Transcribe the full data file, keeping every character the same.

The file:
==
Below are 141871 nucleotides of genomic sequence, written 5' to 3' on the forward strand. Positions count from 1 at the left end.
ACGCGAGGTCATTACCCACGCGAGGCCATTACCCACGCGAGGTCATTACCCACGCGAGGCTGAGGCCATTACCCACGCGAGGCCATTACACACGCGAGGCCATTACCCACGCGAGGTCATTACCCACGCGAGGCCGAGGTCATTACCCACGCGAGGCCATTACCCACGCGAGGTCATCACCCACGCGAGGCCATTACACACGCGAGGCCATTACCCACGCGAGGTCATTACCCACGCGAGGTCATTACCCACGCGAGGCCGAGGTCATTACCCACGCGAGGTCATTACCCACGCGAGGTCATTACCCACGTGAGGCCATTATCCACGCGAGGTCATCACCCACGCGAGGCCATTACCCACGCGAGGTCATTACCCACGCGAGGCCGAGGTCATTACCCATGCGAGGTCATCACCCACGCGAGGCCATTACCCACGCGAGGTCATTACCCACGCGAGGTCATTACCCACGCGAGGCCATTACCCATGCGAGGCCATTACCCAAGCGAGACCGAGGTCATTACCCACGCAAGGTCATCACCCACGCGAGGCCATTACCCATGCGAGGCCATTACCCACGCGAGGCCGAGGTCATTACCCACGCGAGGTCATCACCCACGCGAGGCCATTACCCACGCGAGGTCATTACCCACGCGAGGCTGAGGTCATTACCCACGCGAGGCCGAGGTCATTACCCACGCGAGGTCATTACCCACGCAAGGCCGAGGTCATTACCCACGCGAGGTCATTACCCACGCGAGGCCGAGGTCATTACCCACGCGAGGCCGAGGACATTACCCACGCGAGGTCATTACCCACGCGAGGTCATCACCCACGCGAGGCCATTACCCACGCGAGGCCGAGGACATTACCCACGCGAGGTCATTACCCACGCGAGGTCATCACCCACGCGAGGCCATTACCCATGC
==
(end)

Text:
Below are 141871 nucleotides of genomic sequence, written 5' to 3' on the forward strand. Positions count from 1 at the left end.
ACGCGAGGTCATTACCCACGCGAGGCCATTACCCACGCGAGGTCATTACCCACGCGAGGCTGAGGCCATTACCCACGCGAGGCCATTACACACGCGAGGCCATTACCCACGCGAGGTCATTACCCACGCGAGGCCGAGGTCATTACCCACGCGAGGCCATTACCCACGCGAGGTCATCACCCACGCGAGGCCATTACACACGCGAGGCCATTACCCACGCGAGGTCATTACCCACGCGAGGTCATTACCCACGCGAGGCCGAGGTCATTACCCACGCGAGGTCATTACCCACGCGAGGTCATTACCCACGTGAGGCCATTATCCACGCGAGGTCATCACCCACGCGAGGCCATTACCCACGCGAGGTCATTACCCACGCGAGGCCGAGGTCATTACCCATGCGAGGTCATCACCCACGCGAGGCCATTACCCACGCGAGGTCATTACCCACGCGAGGTCATTACCCACGCGAGGCCATTACCCATGCGAGGCCATTACCCAAGCGAGACCGAGGTCATTACCCACGCAAGGTCATCACCCACGCGAGGCCATTACCCATGCGAGGCCATTACCCACGCGAGGCCGAGGTCATTACCCACGCGAGGTCATCACCCACGCGAGGCCATTACCCACGCGAGGTCATTACCCACGCGAGGCTGAGGTCATTACCCACGCGAGGCCGAGGTCATTACCCACGCGAGGTCATTACCCACGCAAGGCCGAGGTCATTACCCACGCGAGGTCATTACCCACGCGAGGCCGAGGTCATTACCCACGCGAGGCCGAGGACATTACCCACGCGAGGTCATTACCCACGCGAGGTCATCACCCACGCGAGGCCATTACCCACGCGAGGCCGAGGACATTACCCACGCGAGGTCATTACCCACGCGAGGTCATCACCCACGCGAGGCCATTACCCATGC